I don’t have the data sitting in front of me, but there is no legitimate proof that any first round pick that the Indians take will amount to anything, let alone equate even one season of Ubaldo or Masty. Sure, the payoff could be a ten year vet or an all-star, but what are the percentages, and would you put those percentages ahead of a 2014 season in which the Indians could contend for the World Series if they were given a chance to.

It’s ultimately painful to listen to the scuttlebutt that building a long-term winner as though it was mutually exclusive to winning now. If you are doing things the right way, you roll big-time players into big-time prospects while still winning. Are the sandwich picks that the Indians would receive more valuable than their second round pick with regards to prospects (not the money slotted)? Sure, depending on the draft, the team making the draft, and the needs of a team. While you can point to the Indians shifting their drafts over the years, I would agree that it looks promising, but are you convinced enough that the Indians will make the right pick?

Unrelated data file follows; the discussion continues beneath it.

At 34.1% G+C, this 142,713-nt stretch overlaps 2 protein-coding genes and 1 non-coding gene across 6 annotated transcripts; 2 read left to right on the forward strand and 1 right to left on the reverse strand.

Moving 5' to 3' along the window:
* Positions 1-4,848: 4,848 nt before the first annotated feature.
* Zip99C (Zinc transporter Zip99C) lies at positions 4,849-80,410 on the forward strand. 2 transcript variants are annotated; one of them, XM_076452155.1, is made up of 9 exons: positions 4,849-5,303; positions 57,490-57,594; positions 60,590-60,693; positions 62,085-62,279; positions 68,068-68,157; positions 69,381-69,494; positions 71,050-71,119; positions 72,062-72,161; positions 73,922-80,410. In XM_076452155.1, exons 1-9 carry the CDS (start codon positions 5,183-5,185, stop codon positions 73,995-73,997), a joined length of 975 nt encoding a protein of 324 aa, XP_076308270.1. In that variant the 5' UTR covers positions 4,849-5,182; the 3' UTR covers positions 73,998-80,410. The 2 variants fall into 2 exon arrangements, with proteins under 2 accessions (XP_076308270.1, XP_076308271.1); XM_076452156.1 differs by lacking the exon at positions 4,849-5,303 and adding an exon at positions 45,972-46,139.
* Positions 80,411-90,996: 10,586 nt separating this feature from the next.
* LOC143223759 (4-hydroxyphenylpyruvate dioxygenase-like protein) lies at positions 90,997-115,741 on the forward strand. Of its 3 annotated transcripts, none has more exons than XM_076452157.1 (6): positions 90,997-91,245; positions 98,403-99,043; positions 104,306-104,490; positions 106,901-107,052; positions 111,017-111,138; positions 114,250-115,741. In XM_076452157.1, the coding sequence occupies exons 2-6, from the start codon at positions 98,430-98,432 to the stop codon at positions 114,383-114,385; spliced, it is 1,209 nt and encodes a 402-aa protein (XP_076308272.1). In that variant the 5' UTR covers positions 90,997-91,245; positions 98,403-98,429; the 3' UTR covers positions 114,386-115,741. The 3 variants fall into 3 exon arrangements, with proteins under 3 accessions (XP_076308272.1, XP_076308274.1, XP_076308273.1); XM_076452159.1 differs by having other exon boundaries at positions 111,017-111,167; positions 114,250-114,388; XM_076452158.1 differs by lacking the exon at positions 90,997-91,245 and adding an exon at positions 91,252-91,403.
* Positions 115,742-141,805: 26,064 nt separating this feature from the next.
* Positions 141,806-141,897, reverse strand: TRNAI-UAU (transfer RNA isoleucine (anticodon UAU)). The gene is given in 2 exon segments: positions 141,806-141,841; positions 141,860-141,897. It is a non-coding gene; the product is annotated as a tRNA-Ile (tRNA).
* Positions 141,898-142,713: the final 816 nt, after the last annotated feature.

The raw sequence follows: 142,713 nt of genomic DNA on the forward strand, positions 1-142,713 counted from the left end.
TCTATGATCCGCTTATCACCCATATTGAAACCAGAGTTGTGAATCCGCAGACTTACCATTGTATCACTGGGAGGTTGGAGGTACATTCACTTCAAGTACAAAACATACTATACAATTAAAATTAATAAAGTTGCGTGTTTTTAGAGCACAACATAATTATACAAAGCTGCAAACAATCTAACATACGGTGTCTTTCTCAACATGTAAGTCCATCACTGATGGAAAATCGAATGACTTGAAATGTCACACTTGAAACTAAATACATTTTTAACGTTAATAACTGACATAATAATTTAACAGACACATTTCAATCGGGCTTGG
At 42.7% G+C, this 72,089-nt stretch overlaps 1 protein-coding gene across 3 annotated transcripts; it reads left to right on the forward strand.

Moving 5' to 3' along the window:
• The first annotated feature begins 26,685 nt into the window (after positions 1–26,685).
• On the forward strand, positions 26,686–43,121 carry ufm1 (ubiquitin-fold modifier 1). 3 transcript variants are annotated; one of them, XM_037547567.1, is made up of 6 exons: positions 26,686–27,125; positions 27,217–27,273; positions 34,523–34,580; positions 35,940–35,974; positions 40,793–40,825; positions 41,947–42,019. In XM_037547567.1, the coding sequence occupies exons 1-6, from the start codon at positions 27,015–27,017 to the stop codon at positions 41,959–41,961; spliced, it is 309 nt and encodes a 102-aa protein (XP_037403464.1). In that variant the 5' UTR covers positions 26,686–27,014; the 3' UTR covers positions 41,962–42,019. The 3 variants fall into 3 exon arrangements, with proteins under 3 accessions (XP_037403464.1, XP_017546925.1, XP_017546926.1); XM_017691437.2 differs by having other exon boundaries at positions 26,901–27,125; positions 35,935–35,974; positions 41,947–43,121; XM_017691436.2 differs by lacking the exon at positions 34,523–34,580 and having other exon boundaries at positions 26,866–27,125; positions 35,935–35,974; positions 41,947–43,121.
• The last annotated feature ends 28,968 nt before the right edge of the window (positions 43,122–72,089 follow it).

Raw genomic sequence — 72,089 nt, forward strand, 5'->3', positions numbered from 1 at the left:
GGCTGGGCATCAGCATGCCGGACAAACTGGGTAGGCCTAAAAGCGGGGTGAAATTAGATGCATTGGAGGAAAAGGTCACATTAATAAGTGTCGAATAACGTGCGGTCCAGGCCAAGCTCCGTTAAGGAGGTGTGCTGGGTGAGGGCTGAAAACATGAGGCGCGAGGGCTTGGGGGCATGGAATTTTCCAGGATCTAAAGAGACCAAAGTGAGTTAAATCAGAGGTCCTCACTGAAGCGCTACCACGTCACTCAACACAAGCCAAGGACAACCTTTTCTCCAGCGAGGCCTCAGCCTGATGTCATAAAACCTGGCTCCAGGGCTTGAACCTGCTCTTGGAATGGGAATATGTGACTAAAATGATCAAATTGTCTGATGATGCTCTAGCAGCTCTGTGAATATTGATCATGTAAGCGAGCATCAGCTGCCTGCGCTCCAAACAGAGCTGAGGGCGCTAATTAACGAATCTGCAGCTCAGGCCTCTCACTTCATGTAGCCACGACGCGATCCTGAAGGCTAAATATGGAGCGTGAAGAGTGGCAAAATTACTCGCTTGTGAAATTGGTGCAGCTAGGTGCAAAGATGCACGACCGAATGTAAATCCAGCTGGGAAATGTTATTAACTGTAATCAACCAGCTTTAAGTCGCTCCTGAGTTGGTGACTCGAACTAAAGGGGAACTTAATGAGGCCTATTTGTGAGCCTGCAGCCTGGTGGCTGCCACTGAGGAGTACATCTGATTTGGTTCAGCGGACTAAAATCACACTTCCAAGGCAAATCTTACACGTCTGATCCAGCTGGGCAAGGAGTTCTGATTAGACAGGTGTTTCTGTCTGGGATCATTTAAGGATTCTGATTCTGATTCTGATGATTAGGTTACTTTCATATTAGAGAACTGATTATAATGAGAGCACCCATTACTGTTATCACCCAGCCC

Is that pick, likely three or four years away more valuable to the Indians with the 4 or 5% chance that player has to make it to the Majors with the Tribe and being average to above average?


In Ubaldo’s case, you take it if he walks since it’s too late to trade him, and when they could trade him, he had no value. In Masterson’s case, if you get a prospect that’s in Triple or Double A and is a major league lock…uh…do I have to go any further? You can debate what the Indians would get for Masterson, and that’s fair, but if you get the right asset or assets, it’s identical to a draft pick.

Seriously, how many No. 1’s over the past ten years are here?

My last point of contention is that the Indians have never had it in their history to sign players to long-term deals either entering their last year of their arbitration, entering their first year of free agency or after growing out of a third-tier, minor league signing.

I’ve read several interesting pieces over the years about signing pitchers to long-term deals (over two years) as being bad for business, and recall Mark Shapiro talking about that in an interview a few years ago, although he did delineate that it was a case-by-case issue.

I don’t subscribe to that, by the way.